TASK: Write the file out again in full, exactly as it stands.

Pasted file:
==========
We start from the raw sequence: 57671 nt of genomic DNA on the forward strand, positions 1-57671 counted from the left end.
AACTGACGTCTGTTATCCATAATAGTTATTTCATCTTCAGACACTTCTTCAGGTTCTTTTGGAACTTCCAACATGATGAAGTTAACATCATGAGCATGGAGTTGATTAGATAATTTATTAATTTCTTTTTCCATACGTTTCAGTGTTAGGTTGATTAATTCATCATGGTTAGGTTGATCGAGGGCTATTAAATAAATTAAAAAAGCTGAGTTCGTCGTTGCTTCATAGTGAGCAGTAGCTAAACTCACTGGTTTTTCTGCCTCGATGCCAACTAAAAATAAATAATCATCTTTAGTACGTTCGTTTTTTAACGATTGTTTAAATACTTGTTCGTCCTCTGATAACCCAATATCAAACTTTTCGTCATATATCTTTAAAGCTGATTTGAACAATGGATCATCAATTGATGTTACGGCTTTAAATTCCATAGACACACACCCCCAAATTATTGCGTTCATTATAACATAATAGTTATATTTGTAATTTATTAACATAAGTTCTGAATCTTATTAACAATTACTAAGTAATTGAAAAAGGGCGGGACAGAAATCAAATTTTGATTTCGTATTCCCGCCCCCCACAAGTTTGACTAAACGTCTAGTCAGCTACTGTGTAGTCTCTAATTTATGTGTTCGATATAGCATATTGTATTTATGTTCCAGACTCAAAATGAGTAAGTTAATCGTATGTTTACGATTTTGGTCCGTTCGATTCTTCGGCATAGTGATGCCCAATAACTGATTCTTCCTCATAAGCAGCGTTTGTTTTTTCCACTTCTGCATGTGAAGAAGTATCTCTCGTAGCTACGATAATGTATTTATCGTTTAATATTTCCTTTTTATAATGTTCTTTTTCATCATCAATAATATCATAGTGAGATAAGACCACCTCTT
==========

We start from the raw sequence: 57671 nt of genomic DNA on the forward strand, positions 1-57671 counted from the left end.
AACTGACGTCTGTTATCCATAATAGTTATTTCATCTTCAGACACTTCTTCAGGTTCTTTTGGAACTTCCAACATGATGAAGTTAACATCATGAGCATGGAGTTGATTAGATAATTTATTAATTTCTTTTTCCATACGTTTCAGTGTTAGGTTGATTAATTCATCATGGTTAGGTTGATCGAGGGCTATTAAATAAATTAAAAAAGCTGAGTTCGTCGTTGCTTCATAGTGAGCAGTAGCTAAACTCACTGGTTTTTCTGCCTCGATGCCAACTAAAAATAAATAATCATCTTTAGTACGTTCGTTTTTTAACGATTGTTTAAATACTTGTTCGTCCTCTGATAACCCAATATCAAACTTTTCGTCATATATCTTTAAAGCTGATTTGAACAATGGATCATCAATTGATGTTACGGCTTTAAATTCCATAGACACACACCCCCAAATTATTGCGTTCATTATAACATAATAGTTATATTTGTAATTTATTAACATAAGTTCTGAATCTTATTAACAATTACTAAGTAATTGAAAAAGGGCGGGACAGAAATCAAATTTTGATTTCGTATTCCCGCCCCCCACAAGTTTGACTAAACGTCTAGTCAGCTACTGTGTAGTCTCTAATTTATGTGTTCGATATAGCATATTGTATTTATGTTCCAGACTCAAAATGAGTAAGTTAATCGTATGTTTACGATTTTGGTCCGTTCGATTCTTCGGCATAGTGATGCCCAATAACTGATTCTTCCTCATAAGCAGCGTTTGTTTTTTCCACTTCTGCATGTGAAGAAGTATCTCTCGTAGCTACGATAATGTATTTATCGTTTAATATTTCCTTTTTATAATGTTCTTTTTCATCATCAATAATATCATAGTGAGATAAGACCACCTCTT